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click to enlarge IN HEAVY ROTATION: Local cover band The Fidgets—from left, Tyson Roth, Travis Yost and Ricky Drake—are known for performing ridiculously fun songs with non-ironic earnestness. “We play ‘Ghostbusters’ as if this song kicks so much ass,” explains Yost. “Like, ‘The first time I listened to that song I cried, I got my period, we have to play that song now!’” - PHOTO BY CHAD HARDER
  • Photo by Chad Harder
  • IN HEAVY ROTATION: Local cover band The Fidgets—from left, Tyson Roth, Travis Yost and Ricky Drake—are known for performing ridiculously fun songs with non-ironic earnestness. “We play ‘Ghostbusters’ as if this song kicks so much ass,” explains Yost. “Like, ‘The first time I listened to that song I cried, I got my period, we have to play that song now!’”

click to enlarge A STONE’S THROW: Kerri Rosenstein’s homage to her father consisted of 23,024 stones colored with biodegradable red milk paint—one for each day of her father’s life. Rosenstein designed the installation, which was on display at the Missoula Art Museum in June, July and August, in hopes that people would remove a stone and return it to nature. The Missoula artist continues to track where the stones have ended up (see rosestones.blogspot.com), and the exhibit—or what remains of it—is currently on display in Miami, Fla. - PHOTO BY CHAD HARDER
  • Photo by Chad Harder
  • A STONE’S THROW: Kerri Rosenstein’s homage to her father consisted of 23,024 stones colored with biodegradable red milk paint—one for each day of her father’s life. Rosenstein designed the installation, which was on display at the Missoula Art Museum in June, July and August, in hopes that people would remove a stone and return it to nature. The Missoula artist continues to track where the stones have ended up (see rosestones.blogspot.com), and the exhibit—or what remains of it—is currently on display in Miami, Fla.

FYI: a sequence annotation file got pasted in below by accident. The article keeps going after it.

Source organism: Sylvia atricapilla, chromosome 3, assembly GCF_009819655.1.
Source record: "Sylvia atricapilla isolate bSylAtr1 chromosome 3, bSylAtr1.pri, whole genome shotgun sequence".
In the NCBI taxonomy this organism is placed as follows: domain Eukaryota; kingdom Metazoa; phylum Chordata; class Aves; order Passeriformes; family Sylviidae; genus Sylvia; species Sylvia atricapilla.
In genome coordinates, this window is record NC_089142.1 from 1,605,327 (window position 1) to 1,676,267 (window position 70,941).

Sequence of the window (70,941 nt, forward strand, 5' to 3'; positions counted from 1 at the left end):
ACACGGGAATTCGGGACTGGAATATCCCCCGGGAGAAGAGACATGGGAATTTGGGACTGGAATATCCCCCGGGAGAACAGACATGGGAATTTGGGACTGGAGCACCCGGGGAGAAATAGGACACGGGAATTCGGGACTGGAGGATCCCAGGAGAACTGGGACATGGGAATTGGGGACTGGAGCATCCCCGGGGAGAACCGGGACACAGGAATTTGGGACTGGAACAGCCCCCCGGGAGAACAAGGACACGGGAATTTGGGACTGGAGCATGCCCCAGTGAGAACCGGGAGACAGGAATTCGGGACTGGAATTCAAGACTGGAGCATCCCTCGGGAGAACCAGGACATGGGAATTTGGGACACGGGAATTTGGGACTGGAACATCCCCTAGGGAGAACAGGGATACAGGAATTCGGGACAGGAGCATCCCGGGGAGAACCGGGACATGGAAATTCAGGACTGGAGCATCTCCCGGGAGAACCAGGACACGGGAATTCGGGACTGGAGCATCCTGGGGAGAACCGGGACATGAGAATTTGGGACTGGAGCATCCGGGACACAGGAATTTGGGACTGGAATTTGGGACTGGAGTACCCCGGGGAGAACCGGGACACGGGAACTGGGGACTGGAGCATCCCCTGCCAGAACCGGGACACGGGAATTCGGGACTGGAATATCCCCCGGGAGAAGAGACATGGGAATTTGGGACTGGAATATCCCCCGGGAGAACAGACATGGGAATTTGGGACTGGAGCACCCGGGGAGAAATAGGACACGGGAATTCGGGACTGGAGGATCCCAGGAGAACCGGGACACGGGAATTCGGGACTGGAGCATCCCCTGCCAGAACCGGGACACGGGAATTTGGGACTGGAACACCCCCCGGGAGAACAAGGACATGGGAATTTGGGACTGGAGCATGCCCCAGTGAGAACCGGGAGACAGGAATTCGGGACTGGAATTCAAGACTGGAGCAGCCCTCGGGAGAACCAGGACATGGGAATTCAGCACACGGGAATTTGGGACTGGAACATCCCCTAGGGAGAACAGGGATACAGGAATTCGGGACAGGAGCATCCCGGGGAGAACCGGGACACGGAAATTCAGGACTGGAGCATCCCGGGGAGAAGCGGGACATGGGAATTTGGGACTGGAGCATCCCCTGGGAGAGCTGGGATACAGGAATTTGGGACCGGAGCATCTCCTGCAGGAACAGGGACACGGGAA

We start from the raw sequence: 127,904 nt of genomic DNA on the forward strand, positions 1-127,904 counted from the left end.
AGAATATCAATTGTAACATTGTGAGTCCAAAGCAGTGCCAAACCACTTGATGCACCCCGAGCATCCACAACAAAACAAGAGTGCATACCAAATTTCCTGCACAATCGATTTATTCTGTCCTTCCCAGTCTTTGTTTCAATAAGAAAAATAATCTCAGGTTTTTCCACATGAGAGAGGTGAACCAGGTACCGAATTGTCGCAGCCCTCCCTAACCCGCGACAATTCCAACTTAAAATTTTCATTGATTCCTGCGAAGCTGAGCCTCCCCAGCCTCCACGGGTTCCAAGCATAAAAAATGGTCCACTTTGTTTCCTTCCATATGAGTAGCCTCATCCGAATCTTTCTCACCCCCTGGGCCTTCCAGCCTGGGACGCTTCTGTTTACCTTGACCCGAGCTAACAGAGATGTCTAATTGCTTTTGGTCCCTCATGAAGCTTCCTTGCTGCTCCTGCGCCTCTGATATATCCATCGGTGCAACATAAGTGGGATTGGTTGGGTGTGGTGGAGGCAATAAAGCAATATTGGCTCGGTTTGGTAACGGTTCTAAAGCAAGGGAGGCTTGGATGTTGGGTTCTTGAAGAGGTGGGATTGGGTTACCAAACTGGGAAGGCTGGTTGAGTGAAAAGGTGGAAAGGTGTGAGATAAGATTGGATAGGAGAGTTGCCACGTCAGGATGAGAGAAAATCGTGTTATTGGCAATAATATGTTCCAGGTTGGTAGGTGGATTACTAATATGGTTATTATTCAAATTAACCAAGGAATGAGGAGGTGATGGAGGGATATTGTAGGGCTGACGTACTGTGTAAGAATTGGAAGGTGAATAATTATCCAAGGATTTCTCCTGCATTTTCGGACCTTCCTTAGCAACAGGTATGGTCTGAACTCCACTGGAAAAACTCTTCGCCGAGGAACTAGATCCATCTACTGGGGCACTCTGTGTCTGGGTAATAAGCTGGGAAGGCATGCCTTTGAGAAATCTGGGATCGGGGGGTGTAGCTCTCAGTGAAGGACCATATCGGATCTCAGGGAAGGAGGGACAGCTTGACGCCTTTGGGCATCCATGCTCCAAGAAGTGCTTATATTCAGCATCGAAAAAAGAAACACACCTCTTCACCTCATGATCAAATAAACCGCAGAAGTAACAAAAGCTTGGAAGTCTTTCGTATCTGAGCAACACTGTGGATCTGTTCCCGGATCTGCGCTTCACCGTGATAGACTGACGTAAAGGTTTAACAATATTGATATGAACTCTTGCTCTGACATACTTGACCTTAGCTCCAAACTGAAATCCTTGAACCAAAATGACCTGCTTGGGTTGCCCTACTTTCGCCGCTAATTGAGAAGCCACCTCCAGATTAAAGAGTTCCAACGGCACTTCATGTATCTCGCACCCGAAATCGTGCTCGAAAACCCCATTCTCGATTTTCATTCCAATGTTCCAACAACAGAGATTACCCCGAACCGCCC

click to enlarge SUMMER SWIM: A mature billy with a broken horn splashes through the soggy bottoms beneath Bearhat Mountain in Glacier National Park. Technically not a true goat, mountain goats are more closely related to cattle and antelope. They live in rugged alpine areas in an effort to avoid predators. - PHOTO BY CHAD HARDER
  • Photo by Chad Harder
  • SUMMER SWIM: A mature billy with a broken horn splashes through the soggy bottoms beneath Bearhat Mountain in Glacier National Park. Technically not a true goat, mountain goats are more closely related to cattle and antelope. They live in rugged alpine areas in an effort to avoid predators.

click to enlarge CUT OFF AT THE PASS: Two ambitious adventurers have an early-season bid to ski in Glacier National Park thwarted by a swollen, impassable McDonald Creek. - PHOTO BY CHAD HARDER
  • Photo by Chad Harder
  • CUT OFF AT THE PASS: Two ambitious adventurers have an early-season bid to ski in Glacier National Park thwarted by a swollen, impassable McDonald Creek.

click to enlarge IN THE NEWS: Bitterroot resident and pop music icon Huey Lewis earned a bad reputation among some locals for how he manages his land, particularly his unsuccessful efforts to close Mitchell Slough to the public. Lewis told his side of the story to the Independent in June. “I’m just a name on a sign,” he said, referring to the infamous warning that marks his private property. “I represent the rich, out-of-state landowners, and I’m not even out-of-state.” - PHOTO BY CHAD HARDER
  • Photo by Chad Harder
  • IN THE NEWS: Bitterroot resident and pop music icon Huey Lewis earned a bad reputation among some locals for how he manages his land, particularly his unsuccessful efforts to close Mitchell Slough to the public. Lewis told his side of the story to the Independent in June. “I’m just a name on a sign,” he said, referring to the infamous warning that marks his private property. “I represent the rich, out-of-state landowners, and I’m not even out-of-state.”
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